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The effectiveness of buprenorphine for treating cancer pain: an abridged Cochrane review
  1. Mia Schmidt-Hansen1,
  2. Mark Taubert2,
  3. Nathan Bromham1,
  4. Jennifer S Hilgart3 and
  5. Stephanie Arnold1
  1. 1National Collaborating Centre for Cancer, Cardiff, Wales, UK
  2. 2Velindre Cancer Centre, Velindre NHS Trust, Cardiff, Wales, UK
  3. 3Welsh Institute for Health and Social Care, University of South Wales, Pontypridd, Wales, UK
  1. Correspondence to Dr Mia Schmidt-Hansen, National Collaborating Centre for Cancer, Park House, Greyfriars Road, Cardiff CF10 3AF, Wales, UK; Mia.Schmidt-Hansen{at}


Objectives To assess the effectiveness and tolerability of buprenorphine for cancer pain in adults and children.

Methods We searched CENTRAL, MEDLINE, EMBASE, ISI Web of Science, ISI BIOSIS,, metaRegister of Controlled Trials, WHO International Clinical Trials Registry Platform and the Proceedings of the Congress of the European Federation of International Association for the Study of Pain to early 2015.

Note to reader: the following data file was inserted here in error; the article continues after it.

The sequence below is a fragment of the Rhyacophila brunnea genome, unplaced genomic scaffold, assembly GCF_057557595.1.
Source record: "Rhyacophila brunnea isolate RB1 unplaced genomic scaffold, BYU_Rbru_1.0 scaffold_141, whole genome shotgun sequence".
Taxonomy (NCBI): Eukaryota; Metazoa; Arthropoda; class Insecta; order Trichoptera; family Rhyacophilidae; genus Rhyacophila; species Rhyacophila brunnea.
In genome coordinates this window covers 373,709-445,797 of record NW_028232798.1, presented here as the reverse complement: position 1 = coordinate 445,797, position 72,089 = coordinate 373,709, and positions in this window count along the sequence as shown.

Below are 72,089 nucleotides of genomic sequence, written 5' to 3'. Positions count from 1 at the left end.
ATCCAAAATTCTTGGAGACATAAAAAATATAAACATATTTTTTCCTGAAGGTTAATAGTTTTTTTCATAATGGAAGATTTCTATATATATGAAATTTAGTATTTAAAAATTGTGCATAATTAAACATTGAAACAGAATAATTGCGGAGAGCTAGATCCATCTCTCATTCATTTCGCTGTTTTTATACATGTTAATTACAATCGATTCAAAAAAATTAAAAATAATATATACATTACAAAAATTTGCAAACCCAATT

Results We included 19 randomised controlled trials comparing buprenorphine with placebo, buprenorphine or another active drug for cancer pain. The trials included 1421 patients and examined 16 different intervention comparisons. Of the 11 studies that compared buprenorphine to another drug, 5, 3 and 3 studies, respectively, found that buprenorphine was superior, no different or inferior to the alternative treatment in side effects profile or patient preference/acceptability. Pain intensity ratings did not differ significantly between intramuscular buprenorphine and buprenorphine suppository, although intramuscular treatment was associated with more adverse events (1 study). One study found faster onset of pain relief after sublingual than subdermal buprenorphine, with similar analgesia duration and adverse event rates. 2 studies found transdermal buprenorphine superior to placebo, whereas a third study found no difference between placebo and different doses of transdermal buprenorphine. No clear dose–response relationship was found for transdermal buprenorphine. The quality of this evidence base was limited by under-reporting, small sample sizes and attrition.

Conclusions Buprenorphine might be considered as a fourth-line option compared with the more standard therapies of morphine, oxycodone and fentanyl, and even then it would only be suitable for some patients.

  • Cancer
  • Pain

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